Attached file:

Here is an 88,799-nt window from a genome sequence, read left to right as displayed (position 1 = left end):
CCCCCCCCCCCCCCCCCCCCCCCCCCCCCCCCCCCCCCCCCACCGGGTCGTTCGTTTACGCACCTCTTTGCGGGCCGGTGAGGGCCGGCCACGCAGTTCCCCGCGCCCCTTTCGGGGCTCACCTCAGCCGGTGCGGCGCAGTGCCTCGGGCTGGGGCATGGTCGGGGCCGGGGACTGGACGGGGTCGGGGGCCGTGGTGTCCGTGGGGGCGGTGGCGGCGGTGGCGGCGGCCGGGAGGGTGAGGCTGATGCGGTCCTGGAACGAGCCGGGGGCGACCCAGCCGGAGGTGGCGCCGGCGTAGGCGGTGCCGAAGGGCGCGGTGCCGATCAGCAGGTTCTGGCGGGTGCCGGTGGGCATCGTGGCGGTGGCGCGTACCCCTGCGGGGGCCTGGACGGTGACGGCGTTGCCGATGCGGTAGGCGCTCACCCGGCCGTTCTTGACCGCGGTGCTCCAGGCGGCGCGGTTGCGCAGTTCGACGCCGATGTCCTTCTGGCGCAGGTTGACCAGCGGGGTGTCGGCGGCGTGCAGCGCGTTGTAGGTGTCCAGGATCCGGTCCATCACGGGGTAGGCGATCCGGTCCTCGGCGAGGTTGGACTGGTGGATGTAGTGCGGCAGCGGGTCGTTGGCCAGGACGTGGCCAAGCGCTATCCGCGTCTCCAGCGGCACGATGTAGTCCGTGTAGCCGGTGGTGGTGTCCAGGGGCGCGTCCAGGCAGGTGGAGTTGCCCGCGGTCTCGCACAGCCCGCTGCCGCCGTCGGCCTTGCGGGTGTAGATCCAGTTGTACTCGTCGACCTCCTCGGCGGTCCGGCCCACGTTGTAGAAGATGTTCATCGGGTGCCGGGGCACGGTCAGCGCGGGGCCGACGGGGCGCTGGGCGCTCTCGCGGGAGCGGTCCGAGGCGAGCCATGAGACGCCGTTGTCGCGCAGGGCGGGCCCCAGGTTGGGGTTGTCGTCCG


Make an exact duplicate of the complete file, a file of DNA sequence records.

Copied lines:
Here is an 88,799-nt window from a genome sequence, read left to right as displayed (position 1 = left end):
CCCCCCCCCCCCCCCCCCCCCCCCCCCCCCCCCCCCCCCCCACCGGGTCGTTCGTTTACGCACCTCTTTGCGGGCCGGTGAGGGCCGGCCACGCAGTTCCCCGCGCCCCTTTCGGGGCTCACCTCAGCCGGTGCGGCGCAGTGCCTCGGGCTGGGGCATGGTCGGGGCCGGGGACTGGACGGGGTCGGGGGCCGTGGTGTCCGTGGGGGCGGTGGCGGCGGTGGCGGCGGCCGGGAGGGTGAGGCTGATGCGGTCCTGGAACGAGCCGGGGGCGACCCAGCCGGAGGTGGCGCCGGCGTAGGCGGTGCCGAAGGGCGCGGTGCCGATCAGCAGGTTCTGGCGGGTGCCGGTGGGCATCGTGGCGGTGGCGCGTACCCCTGCGGGGGCCTGGACGGTGACGGCGTTGCCGATGCGGTAGGCGCTCACCCGGCCGTTCTTGACCGCGGTGCTCCAGGCGGCGCGGTTGCGCAGTTCGACGCCGATGTCCTTCTGGCGCAGGTTGACCAGCGGGGTGTCGGCGGCGTGCAGCGCGTTGTAGGTGTCCAGGATCCGGTCCATCACGGGGTAGGCGATCCGGTCCTCGGCGAGGTTGGACTGGTGGATGTAGTGCGGCAGCGGGTCGTTGGCCAGGACGTGGCCAAGCGCTATCCGCGTCTCCAGCGGCACGATGTAGTCCGTGTAGCCGGTGGTGGTGTCCAGGGGCGCGTCCAGGCAGGTGGAGTTGCCCGCGGTCTCGCACAGCCCGCTGCCGCCGTCGGCCTTGCGGGTGTAGATCCAGTTGTACTCGTCGACCTCCTCGGCGGTCCGGCCCACGTTGTAGAAGATGTTCATCGGGTGCCGGGGCACGGTCAGCGCGGGGCCGACGGGGCGCTGGGCGCTCTCGCGGGAGCGGTCCGAGGCGAGCCATGAGACGCCGTTGTCGCGCAGGGCGGGCCCCAGGTTGGGGTTGTCGTCCG